Image

source:
https://quotes.morningstar.com/chart/fu ... A%5B%5D%7D

I find it interesting that millenials were so spooked during the last recession many got out of stocks and haven't got back in...but youngins are gonna consider a junk bond which lost 30% between 10/01/07-12/5/08 (link above)? Do they really know what they're buying? I'll readily admit I made the same mistake when I was in my 20s. I remember the Vanguard associate on the phone trying to warn me against buying them. I thought high yield sounded good. Why wouldn't I want that? As I learned more, I came to understand the Vanguard associate was trying to help me help myself. Sometimes we can be our own worst enemies without even realizing it.

Back in 2014 my mom asked me what I thought about a high yield municipal bond fund her friend was raving about. I looked it up and told her what was wrong with it:
1. it was a junk bond (had to explain that high yield means high risk and while stocks are for risk/growth, bonds are supposed to be for safety/income),
2. it carried a 5.75% front end load (friend likely didn't know/understand this)
3. it carried a 1.5% expense ratio (friend likely didn't know/understand this)
4. it was undiversified (had municipal bonds only, no corporate, not government, etc).
5. it had a small amount of bonds compared with a more diversified total bond fund (vanguard's high yield corporated bond fund has 476 bonds but the total bond market index fund contains 8463 bonds)

I was able to convince her to stick with her boring old total bond market index fund and her stable value fund and not follow her friend's stretching for yield. I explained the concept of total return. She got it. Her friend never did. I'm sure he's been happy over the past many years, but we'll see what happens during the next recession. Then he'll probably have some regrets.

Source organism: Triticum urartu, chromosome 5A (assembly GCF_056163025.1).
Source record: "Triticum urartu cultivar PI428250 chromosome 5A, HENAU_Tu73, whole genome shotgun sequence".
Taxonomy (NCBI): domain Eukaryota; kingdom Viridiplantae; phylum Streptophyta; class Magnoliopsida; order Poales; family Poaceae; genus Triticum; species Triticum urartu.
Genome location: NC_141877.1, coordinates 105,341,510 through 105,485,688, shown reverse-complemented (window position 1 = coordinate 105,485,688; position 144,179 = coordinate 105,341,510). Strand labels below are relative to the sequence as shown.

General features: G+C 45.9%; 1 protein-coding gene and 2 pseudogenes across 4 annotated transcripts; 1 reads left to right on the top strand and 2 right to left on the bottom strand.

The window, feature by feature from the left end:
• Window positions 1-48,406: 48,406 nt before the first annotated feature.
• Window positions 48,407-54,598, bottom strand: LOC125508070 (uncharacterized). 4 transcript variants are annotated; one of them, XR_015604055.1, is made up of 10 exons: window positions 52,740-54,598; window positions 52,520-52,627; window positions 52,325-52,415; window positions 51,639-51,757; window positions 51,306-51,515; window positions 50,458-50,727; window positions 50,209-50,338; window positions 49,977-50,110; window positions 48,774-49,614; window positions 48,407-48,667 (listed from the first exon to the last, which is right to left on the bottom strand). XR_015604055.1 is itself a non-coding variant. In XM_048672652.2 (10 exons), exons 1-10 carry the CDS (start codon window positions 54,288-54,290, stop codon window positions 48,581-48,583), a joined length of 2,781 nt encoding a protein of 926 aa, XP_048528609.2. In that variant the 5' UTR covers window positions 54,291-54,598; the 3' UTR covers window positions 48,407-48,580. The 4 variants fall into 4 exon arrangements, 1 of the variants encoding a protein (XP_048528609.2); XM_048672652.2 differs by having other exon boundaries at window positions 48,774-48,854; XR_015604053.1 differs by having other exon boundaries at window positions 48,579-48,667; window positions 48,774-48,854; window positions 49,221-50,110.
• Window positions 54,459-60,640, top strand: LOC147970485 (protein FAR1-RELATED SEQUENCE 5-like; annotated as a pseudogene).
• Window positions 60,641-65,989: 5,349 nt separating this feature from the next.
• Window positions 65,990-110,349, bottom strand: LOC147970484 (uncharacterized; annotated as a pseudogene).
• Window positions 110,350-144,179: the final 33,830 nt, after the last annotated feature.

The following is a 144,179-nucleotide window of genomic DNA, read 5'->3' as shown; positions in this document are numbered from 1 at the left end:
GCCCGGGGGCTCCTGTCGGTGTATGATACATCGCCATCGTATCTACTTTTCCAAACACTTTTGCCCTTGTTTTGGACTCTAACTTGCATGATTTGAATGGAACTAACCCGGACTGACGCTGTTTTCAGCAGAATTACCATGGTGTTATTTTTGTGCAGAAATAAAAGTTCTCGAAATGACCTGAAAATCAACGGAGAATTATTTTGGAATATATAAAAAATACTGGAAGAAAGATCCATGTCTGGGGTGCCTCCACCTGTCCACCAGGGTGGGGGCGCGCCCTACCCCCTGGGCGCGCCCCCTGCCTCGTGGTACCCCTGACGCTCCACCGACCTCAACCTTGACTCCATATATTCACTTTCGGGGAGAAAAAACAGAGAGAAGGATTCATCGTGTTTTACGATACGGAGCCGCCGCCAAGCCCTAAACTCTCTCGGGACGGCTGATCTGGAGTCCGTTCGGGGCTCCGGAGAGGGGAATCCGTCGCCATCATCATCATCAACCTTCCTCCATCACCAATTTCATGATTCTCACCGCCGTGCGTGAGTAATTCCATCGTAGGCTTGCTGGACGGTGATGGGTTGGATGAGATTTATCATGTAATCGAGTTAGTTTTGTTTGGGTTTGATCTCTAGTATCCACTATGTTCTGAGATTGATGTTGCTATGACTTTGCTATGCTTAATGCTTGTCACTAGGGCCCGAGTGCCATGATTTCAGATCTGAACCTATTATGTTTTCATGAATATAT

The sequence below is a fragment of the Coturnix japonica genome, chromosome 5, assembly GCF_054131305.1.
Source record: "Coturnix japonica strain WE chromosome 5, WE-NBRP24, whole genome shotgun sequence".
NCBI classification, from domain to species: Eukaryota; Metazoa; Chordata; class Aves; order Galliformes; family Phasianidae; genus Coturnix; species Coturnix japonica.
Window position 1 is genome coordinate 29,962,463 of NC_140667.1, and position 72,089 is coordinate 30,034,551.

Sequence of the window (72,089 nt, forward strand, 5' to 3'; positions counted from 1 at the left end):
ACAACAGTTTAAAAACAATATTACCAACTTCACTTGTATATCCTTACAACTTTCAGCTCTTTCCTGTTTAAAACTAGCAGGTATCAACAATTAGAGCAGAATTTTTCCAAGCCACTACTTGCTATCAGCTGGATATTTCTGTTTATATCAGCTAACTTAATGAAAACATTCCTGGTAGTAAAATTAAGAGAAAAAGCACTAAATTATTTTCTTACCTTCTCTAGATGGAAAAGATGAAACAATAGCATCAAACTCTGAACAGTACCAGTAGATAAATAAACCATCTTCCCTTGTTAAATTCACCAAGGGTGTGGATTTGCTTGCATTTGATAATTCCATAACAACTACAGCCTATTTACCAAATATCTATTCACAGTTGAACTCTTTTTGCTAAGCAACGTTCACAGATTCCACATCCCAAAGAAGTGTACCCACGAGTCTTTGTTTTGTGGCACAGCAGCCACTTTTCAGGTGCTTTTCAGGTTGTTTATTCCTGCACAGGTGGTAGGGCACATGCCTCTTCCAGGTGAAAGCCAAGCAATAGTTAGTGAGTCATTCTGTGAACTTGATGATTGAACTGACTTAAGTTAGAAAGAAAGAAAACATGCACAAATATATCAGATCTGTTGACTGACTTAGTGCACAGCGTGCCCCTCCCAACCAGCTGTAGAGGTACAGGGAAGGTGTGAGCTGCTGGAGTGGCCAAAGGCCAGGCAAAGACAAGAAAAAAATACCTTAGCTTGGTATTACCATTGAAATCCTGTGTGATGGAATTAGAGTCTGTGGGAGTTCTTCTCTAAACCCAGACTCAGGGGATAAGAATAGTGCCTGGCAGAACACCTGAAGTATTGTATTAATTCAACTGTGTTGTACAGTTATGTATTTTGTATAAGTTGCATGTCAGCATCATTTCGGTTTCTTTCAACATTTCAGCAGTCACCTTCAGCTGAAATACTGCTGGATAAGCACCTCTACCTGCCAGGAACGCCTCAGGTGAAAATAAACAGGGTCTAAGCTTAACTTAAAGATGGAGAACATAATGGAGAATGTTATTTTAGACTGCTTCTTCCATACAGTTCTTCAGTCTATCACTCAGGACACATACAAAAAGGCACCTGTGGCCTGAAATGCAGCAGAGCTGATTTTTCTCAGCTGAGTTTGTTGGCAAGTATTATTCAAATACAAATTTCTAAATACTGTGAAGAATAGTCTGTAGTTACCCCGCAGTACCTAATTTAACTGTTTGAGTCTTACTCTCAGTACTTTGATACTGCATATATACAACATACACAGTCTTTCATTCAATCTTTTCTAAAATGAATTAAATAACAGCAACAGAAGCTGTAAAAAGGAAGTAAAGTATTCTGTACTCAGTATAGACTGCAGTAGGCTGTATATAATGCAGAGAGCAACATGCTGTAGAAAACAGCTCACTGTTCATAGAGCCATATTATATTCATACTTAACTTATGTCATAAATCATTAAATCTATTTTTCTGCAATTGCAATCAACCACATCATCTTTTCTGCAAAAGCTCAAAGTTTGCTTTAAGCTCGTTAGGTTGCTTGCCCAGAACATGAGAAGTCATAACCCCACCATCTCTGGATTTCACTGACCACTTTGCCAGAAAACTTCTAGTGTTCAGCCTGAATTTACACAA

"May you live as long as you want and never want as long as you live" -- Irish Blessing | "Invest we must" -- Jack Bogle

mega317
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Re: Junk bonds undervalued due to boglehead popularity?

Post by mega317 » Sat Apr 20, 2019 10:32 pm

arcticpineapplecorp. wrote:
Sat Apr 20, 2019 9:56 pm
I find it interesting that millenials were so spooked during the last recession many got out of stocks and haven't got back in
Where does this data come from? Basically none of them had any money invested. The very oldest millennials were in their mid 20s in 2008.

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arcticpineapplecorp.
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Re: Junk bonds undervalued due to boglehead popularity?

Post by arcticpineapplecorp. » Sun Apr 21, 2019 10:40 am

mega317 wrote:
Sat Apr 20, 2019 10:32 pm
arcticpineapplecorp. wrote:
Sat Apr 20, 2019 9:56 pm
I find it interesting that millenials were so spooked during the last recession many got out of stocks and haven't got back in
Where does this data come from? Basically none of them had any money invested. The very oldest millennials were in their mid 20s in 2008.
it's not that they had "no money invested". They may have had little money invested. But despite a large loss on a small amount invested being small losses, they obviously weren't expecting their investments to go down, or down by that much (50%) if they were mostly in stocks.

here's a bunch of links verifying my claim:
https://www.google.com/search?client=fi ... crash+2008
"May you live as long as you want and never want as long as you live" -- Irish Blessing | "Invest we must" -- Jack Bogle

Valuethinker
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Re: Junk bonds undervalued due to boglehead popularity?

Post by Valuethinker » Sun Apr 21, 2019 11:55 am

arcticpineapplecorp. wrote:
Sun Apr 21, 2019 10:40 am
mega317 wrote:
Sat Apr 20, 2019 10:32 pm
arcticpineapplecorp. wrote:
Sat Apr 20, 2019 9:56 pm
I find it interesting that millenials were so spooked during the last recession many got out of stocks and haven't got back in
Where does this data come from? Basically none of them had any money invested. The very oldest millennials were in their mid 20s in 2008.
it's not that they had "no money invested". They may have had little money invested. But despite a large loss on a small amount invested being small losses, they obviously weren't expecting their investments to go down, or down by that much (50%) if they were mostly in stocks.

here's a bunch of links verifying my claim:
https://www.google.com/search?client=fi ... crash+2008
If they learned this early in their investing careers this is no bad thing.

Memory of bear markets helps with exuberance.

BTW the "Millennials" were 18 in 2008? So not investors in stock markets? When does Millennial start in terms of birth dates?